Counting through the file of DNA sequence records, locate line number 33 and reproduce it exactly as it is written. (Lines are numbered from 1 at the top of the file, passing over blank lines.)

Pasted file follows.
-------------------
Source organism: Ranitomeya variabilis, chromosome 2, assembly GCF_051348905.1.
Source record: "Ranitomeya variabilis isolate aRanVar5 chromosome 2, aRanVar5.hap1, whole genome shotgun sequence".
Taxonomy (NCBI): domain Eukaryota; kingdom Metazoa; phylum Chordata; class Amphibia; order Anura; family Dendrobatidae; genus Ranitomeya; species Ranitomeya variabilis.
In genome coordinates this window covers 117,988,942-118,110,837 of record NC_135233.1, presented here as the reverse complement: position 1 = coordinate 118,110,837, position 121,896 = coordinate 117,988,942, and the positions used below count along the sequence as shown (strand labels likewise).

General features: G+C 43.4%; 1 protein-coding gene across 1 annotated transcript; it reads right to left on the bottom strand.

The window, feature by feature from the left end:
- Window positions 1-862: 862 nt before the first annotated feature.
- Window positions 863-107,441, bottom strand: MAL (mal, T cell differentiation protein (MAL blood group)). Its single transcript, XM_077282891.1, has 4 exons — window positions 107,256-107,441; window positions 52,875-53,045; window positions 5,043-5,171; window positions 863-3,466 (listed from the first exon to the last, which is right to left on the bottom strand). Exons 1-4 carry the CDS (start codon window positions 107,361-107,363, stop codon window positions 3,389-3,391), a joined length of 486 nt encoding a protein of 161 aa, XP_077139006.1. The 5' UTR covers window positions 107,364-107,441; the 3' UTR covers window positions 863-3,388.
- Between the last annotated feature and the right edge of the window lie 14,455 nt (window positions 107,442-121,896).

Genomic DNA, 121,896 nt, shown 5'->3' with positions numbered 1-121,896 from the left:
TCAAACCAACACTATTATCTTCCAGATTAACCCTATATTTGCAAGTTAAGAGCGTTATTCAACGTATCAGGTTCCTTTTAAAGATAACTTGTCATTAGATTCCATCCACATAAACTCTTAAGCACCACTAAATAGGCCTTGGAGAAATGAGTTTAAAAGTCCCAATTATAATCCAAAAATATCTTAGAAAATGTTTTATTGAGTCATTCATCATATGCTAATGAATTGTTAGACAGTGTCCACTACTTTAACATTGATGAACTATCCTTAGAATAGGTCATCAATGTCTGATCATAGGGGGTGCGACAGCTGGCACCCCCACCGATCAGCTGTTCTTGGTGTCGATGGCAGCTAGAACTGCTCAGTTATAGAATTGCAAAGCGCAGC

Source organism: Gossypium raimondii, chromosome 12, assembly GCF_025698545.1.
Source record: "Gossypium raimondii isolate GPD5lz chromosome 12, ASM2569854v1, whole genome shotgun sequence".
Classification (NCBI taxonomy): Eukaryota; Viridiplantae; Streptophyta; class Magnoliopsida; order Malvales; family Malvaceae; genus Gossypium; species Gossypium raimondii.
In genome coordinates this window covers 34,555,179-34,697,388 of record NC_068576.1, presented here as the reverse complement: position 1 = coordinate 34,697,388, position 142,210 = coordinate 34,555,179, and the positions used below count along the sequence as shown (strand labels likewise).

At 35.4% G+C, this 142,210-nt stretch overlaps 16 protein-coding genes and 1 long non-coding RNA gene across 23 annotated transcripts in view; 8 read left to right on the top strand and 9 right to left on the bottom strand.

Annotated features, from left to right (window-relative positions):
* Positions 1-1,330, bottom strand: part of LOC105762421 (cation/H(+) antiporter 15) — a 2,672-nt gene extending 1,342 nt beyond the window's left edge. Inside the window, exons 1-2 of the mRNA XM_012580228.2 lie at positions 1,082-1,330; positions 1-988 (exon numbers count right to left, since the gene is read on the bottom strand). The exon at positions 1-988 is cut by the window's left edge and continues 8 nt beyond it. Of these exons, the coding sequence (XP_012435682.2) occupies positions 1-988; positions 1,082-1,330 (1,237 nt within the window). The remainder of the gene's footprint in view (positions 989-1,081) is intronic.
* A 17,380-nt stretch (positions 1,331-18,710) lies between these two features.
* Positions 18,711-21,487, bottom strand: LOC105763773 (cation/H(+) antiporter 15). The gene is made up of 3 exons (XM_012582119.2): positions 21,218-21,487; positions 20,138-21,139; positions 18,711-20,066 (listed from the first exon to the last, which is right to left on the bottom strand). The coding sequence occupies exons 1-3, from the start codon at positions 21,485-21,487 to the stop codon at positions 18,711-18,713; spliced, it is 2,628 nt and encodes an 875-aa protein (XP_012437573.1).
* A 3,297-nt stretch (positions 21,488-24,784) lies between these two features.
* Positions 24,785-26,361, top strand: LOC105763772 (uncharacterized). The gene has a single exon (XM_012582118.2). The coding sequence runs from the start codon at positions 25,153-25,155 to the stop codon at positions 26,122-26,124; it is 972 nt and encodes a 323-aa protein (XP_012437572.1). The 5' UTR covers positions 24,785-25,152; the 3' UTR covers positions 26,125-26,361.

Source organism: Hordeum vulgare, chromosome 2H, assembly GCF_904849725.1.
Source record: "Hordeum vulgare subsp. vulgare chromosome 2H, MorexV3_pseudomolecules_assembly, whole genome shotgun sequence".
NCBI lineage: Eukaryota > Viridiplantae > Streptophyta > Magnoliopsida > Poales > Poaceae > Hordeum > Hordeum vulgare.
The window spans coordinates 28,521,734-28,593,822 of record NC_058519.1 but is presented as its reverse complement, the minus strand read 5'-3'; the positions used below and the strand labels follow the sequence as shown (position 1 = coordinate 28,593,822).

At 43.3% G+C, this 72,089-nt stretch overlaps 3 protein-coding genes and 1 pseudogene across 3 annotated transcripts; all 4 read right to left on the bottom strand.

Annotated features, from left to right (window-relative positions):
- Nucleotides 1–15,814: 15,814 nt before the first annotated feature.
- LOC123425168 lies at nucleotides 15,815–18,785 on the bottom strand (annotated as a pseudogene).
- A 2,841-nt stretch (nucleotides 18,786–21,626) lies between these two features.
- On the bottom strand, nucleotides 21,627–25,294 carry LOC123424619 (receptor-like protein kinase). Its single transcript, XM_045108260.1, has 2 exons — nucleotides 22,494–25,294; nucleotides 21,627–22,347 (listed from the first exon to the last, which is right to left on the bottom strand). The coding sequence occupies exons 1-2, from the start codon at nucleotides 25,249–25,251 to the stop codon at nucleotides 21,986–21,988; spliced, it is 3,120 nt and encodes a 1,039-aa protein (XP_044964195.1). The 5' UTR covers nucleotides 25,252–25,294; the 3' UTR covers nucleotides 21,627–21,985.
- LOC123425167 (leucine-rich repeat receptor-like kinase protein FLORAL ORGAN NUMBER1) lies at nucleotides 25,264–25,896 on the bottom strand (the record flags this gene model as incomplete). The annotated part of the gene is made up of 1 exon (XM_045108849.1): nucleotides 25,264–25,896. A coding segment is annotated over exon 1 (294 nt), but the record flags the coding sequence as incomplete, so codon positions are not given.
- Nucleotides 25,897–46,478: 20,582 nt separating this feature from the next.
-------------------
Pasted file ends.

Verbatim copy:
- LOC123425167 (leucine-rich repeat receptor-like kinase protein FLORAL ORGAN NUMBER1) lies at nucleotides 25,264–25,896 on the bottom strand (the record flags this gene model as incomplete). The annotated part of the gene is made up of 1 exon (XM_045108849.1): nucleotides 25,264–25,896. A coding segment is annotated over exon 1 (294 nt), but the record flags the coding sequence as incomplete, so codon positions are not given.